Because it arrives in infected wood, ALB’s first location in North America is a warehouse. From there it spreads unpredictably, depending on the shipment. It’s been found in suburbs and cities in New York, New Jersey, Massachusetts, Illinois, Ohio and Ontario. Click here for the map as of July 2015.
When the beetle gets loose it’s not picky. Its eats maples, elms, birches, willows, poplars, ashes, hackberries, horsechestnuts, London planetrees … just about anything … but it takes 3-4 years to notice it. The adults are active late spring until fall so July is a good time of year to see its damage or the bug itself.
And this bug is noticeable. Big and showy, even its larvae (at left) are huge.
If you don’t see the bug you may see its evidence.
This unusual leaf damage is a hallmark of ALB. They eat the ribs of leaves, not the papery part.
Its entrance and exit holes are unique, too.
The female excavates a niche in the bark and lays her eggs in the hole. Each roughly chewed egg niche is half the size of a dime.
To get out of the tree, the beetle chews a perfect-circle hole as big as a pencil!
We can stop ALB if he’s confined to cities but if he gets loose in our forests all bets are off.
So if you see an Asian longhorned beetle or its damage, report it. There are some look alikes, but USDA wants us to be better safe than sorry. Call them at 1-866-702-9938 or click here for details.
If you think about it, a lot of us are farmers. We devote our small acreage to a crop that we fertilize, water and harvest. Then we throw away the harvest or grind it up to re-fertilize the crop. We never eat it and we don’t feed it to our animals.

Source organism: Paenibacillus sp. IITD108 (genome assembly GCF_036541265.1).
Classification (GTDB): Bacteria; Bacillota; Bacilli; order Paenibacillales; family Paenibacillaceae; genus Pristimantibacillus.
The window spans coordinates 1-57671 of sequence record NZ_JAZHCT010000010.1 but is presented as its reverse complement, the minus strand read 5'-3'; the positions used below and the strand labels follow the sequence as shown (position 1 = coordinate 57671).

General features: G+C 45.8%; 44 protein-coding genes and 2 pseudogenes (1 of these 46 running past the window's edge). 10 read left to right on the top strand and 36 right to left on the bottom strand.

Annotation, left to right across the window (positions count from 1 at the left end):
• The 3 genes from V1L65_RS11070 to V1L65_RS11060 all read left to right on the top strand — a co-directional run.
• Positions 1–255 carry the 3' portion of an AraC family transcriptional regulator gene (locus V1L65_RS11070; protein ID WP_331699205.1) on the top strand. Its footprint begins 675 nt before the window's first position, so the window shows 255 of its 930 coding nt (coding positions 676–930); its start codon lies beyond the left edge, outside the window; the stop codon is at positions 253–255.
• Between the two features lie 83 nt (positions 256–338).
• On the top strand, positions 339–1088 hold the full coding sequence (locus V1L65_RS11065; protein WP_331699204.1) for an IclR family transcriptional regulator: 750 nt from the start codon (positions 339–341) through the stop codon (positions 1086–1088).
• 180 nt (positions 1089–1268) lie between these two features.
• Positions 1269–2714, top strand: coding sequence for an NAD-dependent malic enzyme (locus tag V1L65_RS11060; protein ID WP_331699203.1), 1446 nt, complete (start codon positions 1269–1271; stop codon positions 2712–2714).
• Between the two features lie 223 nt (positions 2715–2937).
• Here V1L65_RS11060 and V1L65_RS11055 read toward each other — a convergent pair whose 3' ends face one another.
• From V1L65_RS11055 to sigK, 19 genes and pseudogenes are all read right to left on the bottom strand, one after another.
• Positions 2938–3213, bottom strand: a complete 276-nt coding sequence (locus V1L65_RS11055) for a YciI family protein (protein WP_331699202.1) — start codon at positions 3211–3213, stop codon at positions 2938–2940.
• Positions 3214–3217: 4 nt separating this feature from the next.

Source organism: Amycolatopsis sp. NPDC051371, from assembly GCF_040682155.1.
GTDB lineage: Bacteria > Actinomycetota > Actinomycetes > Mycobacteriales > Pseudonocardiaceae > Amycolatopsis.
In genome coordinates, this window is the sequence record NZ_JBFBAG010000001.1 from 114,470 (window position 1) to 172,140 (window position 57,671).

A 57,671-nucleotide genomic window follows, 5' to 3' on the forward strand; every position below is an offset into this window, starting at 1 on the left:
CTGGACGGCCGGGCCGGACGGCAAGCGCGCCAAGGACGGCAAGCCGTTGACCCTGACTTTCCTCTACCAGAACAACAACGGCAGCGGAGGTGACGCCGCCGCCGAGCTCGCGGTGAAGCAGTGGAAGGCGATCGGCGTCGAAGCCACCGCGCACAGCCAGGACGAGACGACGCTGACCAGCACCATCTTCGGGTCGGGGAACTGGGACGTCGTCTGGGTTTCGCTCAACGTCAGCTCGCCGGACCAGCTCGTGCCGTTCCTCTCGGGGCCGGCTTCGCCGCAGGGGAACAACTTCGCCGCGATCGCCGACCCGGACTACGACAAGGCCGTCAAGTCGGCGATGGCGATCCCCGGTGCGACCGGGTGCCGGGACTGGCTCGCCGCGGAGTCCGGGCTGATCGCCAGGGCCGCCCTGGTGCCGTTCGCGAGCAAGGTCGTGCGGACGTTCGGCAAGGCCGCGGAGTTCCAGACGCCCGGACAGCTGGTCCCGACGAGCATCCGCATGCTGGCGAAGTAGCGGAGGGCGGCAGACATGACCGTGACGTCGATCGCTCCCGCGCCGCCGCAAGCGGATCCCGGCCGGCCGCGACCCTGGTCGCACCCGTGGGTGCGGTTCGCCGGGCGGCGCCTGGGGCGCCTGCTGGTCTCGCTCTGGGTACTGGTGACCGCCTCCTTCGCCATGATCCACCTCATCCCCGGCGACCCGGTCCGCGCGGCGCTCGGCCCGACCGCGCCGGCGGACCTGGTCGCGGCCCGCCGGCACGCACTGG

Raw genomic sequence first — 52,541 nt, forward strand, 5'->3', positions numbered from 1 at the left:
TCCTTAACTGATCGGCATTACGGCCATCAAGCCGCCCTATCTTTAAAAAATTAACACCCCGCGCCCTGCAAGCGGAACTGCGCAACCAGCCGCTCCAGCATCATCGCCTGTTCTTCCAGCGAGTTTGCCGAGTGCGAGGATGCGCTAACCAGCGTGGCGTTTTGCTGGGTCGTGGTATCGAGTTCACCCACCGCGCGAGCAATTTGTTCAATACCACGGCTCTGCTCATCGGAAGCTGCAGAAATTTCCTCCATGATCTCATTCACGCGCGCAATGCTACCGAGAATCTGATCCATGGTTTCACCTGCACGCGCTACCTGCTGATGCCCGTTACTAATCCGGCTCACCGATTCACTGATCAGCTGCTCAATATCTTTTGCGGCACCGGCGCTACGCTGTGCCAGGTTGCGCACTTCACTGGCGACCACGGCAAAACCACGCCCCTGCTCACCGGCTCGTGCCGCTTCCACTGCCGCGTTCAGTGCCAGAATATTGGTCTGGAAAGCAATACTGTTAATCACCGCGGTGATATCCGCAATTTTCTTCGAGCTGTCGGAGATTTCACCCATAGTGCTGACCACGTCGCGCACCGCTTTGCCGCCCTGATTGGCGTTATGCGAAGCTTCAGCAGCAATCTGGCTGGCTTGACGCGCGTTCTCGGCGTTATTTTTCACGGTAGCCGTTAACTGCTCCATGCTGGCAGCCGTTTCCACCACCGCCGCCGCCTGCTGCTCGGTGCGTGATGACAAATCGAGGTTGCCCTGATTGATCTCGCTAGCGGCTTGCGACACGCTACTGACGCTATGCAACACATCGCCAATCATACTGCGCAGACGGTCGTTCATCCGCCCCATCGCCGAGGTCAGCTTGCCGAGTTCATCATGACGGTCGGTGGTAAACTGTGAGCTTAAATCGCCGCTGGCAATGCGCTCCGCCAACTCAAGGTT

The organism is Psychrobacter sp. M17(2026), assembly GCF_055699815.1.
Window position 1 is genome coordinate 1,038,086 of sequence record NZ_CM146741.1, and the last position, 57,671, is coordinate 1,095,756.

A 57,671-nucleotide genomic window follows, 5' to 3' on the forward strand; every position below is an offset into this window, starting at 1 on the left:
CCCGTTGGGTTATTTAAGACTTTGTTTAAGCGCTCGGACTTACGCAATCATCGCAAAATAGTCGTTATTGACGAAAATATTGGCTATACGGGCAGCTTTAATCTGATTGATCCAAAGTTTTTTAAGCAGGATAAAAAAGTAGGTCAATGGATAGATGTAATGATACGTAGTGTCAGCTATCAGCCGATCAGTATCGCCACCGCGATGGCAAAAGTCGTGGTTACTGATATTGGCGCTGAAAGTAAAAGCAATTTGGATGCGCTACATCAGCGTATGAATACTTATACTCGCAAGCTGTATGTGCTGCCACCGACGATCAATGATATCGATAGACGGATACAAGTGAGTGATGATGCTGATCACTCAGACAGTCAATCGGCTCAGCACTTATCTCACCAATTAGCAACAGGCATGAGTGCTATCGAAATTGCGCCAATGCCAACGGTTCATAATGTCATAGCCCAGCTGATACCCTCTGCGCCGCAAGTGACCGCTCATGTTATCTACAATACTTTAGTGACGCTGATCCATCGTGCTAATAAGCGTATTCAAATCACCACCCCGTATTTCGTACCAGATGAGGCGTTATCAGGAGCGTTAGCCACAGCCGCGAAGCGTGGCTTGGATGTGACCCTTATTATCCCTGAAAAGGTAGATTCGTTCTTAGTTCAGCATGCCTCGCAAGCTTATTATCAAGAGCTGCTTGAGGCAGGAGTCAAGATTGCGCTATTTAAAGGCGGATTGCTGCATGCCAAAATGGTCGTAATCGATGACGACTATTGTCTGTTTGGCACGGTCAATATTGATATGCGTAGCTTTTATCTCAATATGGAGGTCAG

Grass. In Pennsylvania we devote 1.8 million acres to lawns. Our next largest crop uses 1.6 million acres. (*See table below.)
The amazing dominance of the lawn is true everywhere in the continental the U.S. except in the Central West — Montana to Nevada to Kansas — where hay, corn and soybeans take up more space. Click here and scroll down for the map.
This isn’t really news. A 2005 study by Cristina Melisi used satellite data to show that lawns are the largest crop in America and the most irrigated by acreage. This is no surprise in Florida and the West where lawns have built-in irrigation systems, but do we irrigate in the Northeast? You bet! The sprinklers are running this month.
If I was a gardener I’d convert my tiny backyard lawn but I’m not even a participant. I am, at best, an observer using my Newcomb’s Guide to identify what comes up. I never water, weed or seed it. When it grows, it gets cut. It’s not growing right now.
(photo from Wikimedia Commons. Click on the image to see the original)
(*) TEXT UPDATED July 26, 9:30pm: The original text was wildly incorrect! Thank you Mary Ann Pike for providing a correction with this link at USDA. Here’s a table combining lawn and USDA statistics for Pennsylvania:
Acreage in PA
Hay and Haylage
Corn for grain/silage
This means that lawns are about 30% of Pennsylvania’s cultivated lands.
This summer Steve Gosser spent a lot of time at Piney Tract in Clarion County photographing a family of northern harriers. The harriers nested there because it’s one of their preferred habitats and one of the few grasslands in western Pennsylvania.
Though they’re birds of prey, northern harriers (Circus cyaneus) nest on the ground. The male harrier usually does all the hunting, then transfers the food to his mate in an aerial prey exchange. The female takes the prey to the nest and feeds the young but she’s sneaky about it so she doesn’t give away the nest location.
Throughout their nesting season Steve was able to photograph them from his car window without disturbing them. He captured their prey exchanges and aerial maneuvers though he never saw the nest. Later he learned that they fledged three chicks.
This unusual flower with a swollen calyx is blooming now in western Pennsylvania. Though the plant stands two feet tall its bladder-like flowers weigh down the branches when it’s in full bloom.
Bladder campion (Silene vulgaris) is a member of the Pink family (Caryophyllaceae) native to Eurasia. It prefers to grow in waste places or sandy soil and is found as far north as Greenland and Alaska. Some people call it a weed.